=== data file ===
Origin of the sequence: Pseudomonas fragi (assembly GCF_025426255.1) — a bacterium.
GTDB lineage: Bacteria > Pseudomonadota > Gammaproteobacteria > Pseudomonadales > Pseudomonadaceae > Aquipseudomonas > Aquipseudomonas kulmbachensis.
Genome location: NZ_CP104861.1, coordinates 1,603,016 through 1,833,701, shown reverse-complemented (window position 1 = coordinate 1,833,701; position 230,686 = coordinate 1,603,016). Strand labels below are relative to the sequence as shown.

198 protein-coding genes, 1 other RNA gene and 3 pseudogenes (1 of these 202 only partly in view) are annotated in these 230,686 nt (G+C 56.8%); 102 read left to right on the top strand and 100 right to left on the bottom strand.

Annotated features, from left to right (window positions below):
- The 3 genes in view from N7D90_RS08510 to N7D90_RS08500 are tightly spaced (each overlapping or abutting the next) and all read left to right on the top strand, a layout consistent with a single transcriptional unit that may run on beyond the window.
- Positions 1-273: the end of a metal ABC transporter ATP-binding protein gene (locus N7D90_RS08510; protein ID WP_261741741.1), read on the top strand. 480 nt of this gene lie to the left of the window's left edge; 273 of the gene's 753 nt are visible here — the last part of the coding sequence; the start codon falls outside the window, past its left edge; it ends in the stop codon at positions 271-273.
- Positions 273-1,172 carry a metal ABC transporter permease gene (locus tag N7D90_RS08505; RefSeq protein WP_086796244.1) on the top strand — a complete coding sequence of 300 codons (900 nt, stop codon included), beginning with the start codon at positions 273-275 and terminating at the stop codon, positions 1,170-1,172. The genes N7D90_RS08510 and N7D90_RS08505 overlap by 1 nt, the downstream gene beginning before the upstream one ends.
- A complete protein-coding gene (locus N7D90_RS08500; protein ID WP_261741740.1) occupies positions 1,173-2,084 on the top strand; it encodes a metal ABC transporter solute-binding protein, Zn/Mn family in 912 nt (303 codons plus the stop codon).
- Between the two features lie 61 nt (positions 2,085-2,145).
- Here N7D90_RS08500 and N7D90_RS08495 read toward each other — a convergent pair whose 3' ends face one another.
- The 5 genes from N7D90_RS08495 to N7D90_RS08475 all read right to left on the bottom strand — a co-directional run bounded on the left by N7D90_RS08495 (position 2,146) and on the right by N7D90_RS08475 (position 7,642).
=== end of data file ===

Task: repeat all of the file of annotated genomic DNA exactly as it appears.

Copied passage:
Origin of the sequence: Pseudomonas fragi (assembly GCF_025426255.1) — a bacterium.
GTDB lineage: Bacteria > Pseudomonadota > Gammaproteobacteria > Pseudomonadales > Pseudomonadaceae > Aquipseudomonas > Aquipseudomonas kulmbachensis.
Genome location: NZ_CP104861.1, coordinates 1,603,016 through 1,833,701, shown reverse-complemented (window position 1 = coordinate 1,833,701; position 230,686 = coordinate 1,603,016). Strand labels below are relative to the sequence as shown.

198 protein-coding genes, 1 other RNA gene and 3 pseudogenes (1 of these 202 only partly in view) are annotated in these 230,686 nt (G+C 56.8%); 102 read left to right on the top strand and 100 right to left on the bottom strand.

Annotated features, from left to right (window positions below):
- The 3 genes in view from N7D90_RS08510 to N7D90_RS08500 are tightly spaced (each overlapping or abutting the next) and all read left to right on the top strand, a layout consistent with a single transcriptional unit that may run on beyond the window.
- Positions 1-273: the end of a metal ABC transporter ATP-binding protein gene (locus N7D90_RS08510; protein ID WP_261741741.1), read on the top strand. 480 nt of this gene lie to the left of the window's left edge; 273 of the gene's 753 nt are visible here — the last part of the coding sequence; the start codon falls outside the window, past its left edge; it ends in the stop codon at positions 271-273.
- Positions 273-1,172 carry a metal ABC transporter permease gene (locus tag N7D90_RS08505; RefSeq protein WP_086796244.1) on the top strand — a complete coding sequence of 300 codons (900 nt, stop codon included), beginning with the start codon at positions 273-275 and terminating at the stop codon, positions 1,170-1,172. The genes N7D90_RS08510 and N7D90_RS08505 overlap by 1 nt, the downstream gene beginning before the upstream one ends.
- A complete protein-coding gene (locus N7D90_RS08500; protein ID WP_261741740.1) occupies positions 1,173-2,084 on the top strand; it encodes a metal ABC transporter solute-binding protein, Zn/Mn family in 912 nt (303 codons plus the stop codon).
- Between the two features lie 61 nt (positions 2,085-2,145).
- Here N7D90_RS08500 and N7D90_RS08495 read toward each other — a convergent pair whose 3' ends face one another.
- The 5 genes from N7D90_RS08495 to N7D90_RS08475 all read right to left on the bottom strand — a co-directional run bounded on the left by N7D90_RS08495 (position 2,146) and on the right by N7D90_RS08475 (position 7,642).